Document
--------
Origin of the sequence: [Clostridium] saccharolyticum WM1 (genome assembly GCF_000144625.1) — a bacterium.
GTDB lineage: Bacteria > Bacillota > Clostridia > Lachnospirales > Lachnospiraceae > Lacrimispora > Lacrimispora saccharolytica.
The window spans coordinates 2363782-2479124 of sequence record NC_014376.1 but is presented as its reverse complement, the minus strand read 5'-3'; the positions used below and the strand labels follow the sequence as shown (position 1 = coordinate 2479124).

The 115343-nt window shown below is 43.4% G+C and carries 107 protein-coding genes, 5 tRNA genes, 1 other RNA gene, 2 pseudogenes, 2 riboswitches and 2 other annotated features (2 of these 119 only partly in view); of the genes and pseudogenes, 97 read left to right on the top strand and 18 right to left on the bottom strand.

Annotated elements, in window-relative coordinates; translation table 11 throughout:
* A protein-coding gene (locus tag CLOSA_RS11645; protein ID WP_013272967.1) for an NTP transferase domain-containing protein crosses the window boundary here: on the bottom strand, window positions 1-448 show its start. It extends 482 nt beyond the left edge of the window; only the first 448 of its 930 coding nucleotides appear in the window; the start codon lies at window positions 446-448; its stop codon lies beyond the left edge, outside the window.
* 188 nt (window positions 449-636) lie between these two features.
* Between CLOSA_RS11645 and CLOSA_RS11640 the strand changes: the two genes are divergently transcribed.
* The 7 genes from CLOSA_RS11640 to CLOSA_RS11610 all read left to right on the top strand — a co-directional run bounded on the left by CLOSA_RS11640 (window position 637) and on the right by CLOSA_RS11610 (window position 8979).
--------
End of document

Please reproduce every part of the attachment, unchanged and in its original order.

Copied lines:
Origin of the sequence: [Clostridium] saccharolyticum WM1 (genome assembly GCF_000144625.1) — a bacterium.
GTDB lineage: Bacteria > Bacillota > Clostridia > Lachnospirales > Lachnospiraceae > Lacrimispora > Lacrimispora saccharolytica.
The window spans coordinates 2363782-2479124 of sequence record NC_014376.1 but is presented as its reverse complement, the minus strand read 5'-3'; the positions used below and the strand labels follow the sequence as shown (position 1 = coordinate 2479124).

The 115343-nt window shown below is 43.4% G+C and carries 107 protein-coding genes, 5 tRNA genes, 1 other RNA gene, 2 pseudogenes, 2 riboswitches and 2 other annotated features (2 of these 119 only partly in view); of the genes and pseudogenes, 97 read left to right on the top strand and 18 right to left on the bottom strand.

Annotated elements, in window-relative coordinates; translation table 11 throughout:
* A protein-coding gene (locus tag CLOSA_RS11645; protein ID WP_013272967.1) for an NTP transferase domain-containing protein crosses the window boundary here: on the bottom strand, window positions 1-448 show its start. It extends 482 nt beyond the left edge of the window; only the first 448 of its 930 coding nucleotides appear in the window; the start codon lies at window positions 446-448; its stop codon lies beyond the left edge, outside the window.
* 188 nt (window positions 449-636) lie between these two features.
* Between CLOSA_RS11645 and CLOSA_RS11640 the strand changes: the two genes are divergently transcribed.
* The 7 genes from CLOSA_RS11640 to CLOSA_RS11610 all read left to right on the top strand — a co-directional run bounded on the left by CLOSA_RS11640 (window position 637) and on the right by CLOSA_RS11610 (window position 8979).